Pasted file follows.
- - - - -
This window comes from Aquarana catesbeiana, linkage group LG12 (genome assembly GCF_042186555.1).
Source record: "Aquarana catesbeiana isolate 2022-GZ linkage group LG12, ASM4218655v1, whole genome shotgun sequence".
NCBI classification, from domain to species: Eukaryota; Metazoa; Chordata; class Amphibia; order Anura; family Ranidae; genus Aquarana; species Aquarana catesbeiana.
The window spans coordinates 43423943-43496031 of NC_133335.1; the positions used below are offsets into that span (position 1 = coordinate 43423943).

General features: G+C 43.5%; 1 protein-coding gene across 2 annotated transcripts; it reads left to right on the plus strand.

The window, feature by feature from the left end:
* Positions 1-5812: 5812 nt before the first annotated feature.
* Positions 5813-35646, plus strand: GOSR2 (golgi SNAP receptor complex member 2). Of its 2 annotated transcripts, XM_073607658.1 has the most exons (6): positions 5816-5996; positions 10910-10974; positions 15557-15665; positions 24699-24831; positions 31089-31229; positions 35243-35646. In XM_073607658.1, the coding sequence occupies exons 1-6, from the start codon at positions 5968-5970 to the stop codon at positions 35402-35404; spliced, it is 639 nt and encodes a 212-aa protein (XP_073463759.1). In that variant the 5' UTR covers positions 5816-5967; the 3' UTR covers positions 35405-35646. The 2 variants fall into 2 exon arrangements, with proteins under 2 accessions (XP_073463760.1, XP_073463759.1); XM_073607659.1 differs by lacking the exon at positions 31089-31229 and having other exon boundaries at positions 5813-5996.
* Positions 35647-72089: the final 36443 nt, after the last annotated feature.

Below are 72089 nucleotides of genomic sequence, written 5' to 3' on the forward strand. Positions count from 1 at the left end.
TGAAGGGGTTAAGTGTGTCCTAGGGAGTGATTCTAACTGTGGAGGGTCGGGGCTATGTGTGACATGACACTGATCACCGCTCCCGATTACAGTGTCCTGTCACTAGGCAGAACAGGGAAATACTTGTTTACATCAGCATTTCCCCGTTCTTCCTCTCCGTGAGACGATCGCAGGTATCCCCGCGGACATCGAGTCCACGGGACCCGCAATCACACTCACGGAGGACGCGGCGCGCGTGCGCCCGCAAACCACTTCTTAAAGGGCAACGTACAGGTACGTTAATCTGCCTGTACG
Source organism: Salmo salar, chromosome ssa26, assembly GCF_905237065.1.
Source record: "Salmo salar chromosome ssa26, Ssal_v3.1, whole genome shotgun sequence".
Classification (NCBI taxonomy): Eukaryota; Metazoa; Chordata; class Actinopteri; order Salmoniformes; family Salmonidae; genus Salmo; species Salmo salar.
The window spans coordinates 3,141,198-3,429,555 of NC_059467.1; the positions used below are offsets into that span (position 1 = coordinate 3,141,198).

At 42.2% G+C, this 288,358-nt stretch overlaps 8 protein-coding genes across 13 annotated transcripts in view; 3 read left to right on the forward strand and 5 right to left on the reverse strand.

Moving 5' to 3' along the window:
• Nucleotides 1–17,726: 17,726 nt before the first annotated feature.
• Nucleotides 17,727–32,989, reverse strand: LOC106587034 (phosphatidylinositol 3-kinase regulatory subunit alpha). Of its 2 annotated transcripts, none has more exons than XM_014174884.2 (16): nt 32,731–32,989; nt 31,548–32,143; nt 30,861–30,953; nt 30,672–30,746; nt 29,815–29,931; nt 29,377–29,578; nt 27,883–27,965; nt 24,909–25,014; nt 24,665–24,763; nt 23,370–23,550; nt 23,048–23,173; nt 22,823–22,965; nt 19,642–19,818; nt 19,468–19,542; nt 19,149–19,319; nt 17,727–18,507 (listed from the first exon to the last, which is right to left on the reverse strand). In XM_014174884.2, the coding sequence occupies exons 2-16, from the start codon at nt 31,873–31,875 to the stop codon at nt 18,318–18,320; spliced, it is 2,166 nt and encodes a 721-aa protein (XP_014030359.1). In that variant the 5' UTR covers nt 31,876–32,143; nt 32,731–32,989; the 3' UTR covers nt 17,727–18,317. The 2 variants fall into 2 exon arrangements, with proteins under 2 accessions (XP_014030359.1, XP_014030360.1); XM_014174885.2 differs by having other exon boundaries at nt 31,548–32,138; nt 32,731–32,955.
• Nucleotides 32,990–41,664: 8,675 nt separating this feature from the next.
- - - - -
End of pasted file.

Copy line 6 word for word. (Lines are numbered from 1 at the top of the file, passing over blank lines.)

The window, feature by feature from the left end: